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Bosses, don’t beat around the bush

I was always that kid who knew exactly what she wanted to do: Work behind the camera in the film and television industry.

I was always that kid who knew exactly what she wanted to do: Work behind the camera in the film and television industry.

I attended Humber College’s Film and Television Production program and graduated with honours. We were warned repeatedly that we were going to be working for free for at least two or three years. I was absolutely prepared to be underemployed.

What I was not prepared for was the treatment I would receive. I learned that I had to grow a thick skin, very quickly.

I interned at several companies that absolutely guaranteed I would get a job after six months, only to later discover that they had no intention of hiring me. Once I inquired about this “job offer,” they would let me go and look for a new, unpaid intern.

When I did manage to get a paying job, which was rare, it was usually an “honorarium,” so I was paid significantly under minimum wage to work full-time.

Without going into detail, I will say that there are a lot of shady people out there, particularly in the film industry, and in some circumstances the “casting couch” story is absolutely true, even for people working behind the camera. Needless to say, some interviews ended abruptly.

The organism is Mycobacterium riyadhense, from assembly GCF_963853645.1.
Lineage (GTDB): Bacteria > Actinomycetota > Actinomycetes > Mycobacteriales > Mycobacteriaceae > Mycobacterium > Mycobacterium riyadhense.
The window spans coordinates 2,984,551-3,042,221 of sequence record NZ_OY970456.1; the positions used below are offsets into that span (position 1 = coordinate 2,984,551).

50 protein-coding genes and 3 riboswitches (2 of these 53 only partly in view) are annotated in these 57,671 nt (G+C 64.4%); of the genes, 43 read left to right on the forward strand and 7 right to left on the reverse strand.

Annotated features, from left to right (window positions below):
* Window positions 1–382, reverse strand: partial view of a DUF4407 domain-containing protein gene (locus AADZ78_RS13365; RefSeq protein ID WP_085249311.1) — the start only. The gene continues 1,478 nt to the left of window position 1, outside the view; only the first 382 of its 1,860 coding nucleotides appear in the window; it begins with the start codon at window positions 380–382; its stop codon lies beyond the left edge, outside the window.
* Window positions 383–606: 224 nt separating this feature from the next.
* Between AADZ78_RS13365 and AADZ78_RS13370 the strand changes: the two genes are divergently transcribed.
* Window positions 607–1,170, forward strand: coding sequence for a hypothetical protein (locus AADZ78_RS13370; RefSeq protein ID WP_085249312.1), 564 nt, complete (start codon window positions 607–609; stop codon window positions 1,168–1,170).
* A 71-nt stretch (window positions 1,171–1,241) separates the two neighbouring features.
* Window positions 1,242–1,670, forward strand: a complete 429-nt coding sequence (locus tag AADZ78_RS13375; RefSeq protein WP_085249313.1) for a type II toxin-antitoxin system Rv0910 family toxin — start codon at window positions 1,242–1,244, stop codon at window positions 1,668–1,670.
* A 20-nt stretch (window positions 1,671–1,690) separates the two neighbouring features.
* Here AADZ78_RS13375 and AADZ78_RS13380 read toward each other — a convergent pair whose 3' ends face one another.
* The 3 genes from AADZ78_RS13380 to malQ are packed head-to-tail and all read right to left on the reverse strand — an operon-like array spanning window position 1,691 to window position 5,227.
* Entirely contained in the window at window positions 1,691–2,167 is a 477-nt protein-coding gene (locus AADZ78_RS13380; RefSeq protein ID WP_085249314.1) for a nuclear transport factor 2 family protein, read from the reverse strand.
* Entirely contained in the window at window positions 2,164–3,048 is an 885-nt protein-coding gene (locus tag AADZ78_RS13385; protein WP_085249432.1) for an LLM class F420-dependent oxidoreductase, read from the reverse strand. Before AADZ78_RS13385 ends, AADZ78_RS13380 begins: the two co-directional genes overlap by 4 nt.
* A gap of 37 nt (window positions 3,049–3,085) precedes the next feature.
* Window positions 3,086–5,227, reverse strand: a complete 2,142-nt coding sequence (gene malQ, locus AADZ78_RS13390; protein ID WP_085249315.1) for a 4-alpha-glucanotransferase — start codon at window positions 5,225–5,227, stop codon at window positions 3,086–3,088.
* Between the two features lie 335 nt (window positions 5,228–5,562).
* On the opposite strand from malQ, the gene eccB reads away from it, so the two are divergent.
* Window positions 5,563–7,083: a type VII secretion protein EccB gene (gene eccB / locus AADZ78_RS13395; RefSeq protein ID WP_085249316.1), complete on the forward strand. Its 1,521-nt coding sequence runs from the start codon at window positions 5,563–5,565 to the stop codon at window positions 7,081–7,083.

The main recommendation I would give to employers would be to be completely and totally up front. Just be honest with us. If this unpaid internship will not lead to a job, tell us. Sometimes the experience is valuable on its own.

If you want a personal assistant, advertise that, not a job that involves working on a project that doesn’t actually exist. If the job is unpaid, do not list the salary as “competitive.”

If you are honest, you will build much better working relationships with potential employees.

TalentEgg.ca, Canada’s online career resource for students and recent grads, wants to hear your Student Voice. Share it at TalentEgg.ca.

Where Heather is now

I decided, after a year of complete unemployment, to go back to school. I just completed a Bachelor of Arts in English Literature and Theatre and Performance Studies at the University of Toronto at Scarborough. It was, by far, one of the better decisions I have made, and I will forever be grateful for the experiences I had there. I now have a wider variety of qualifications, and I’m better prepared for the potential pitfalls of job searching.

 
 
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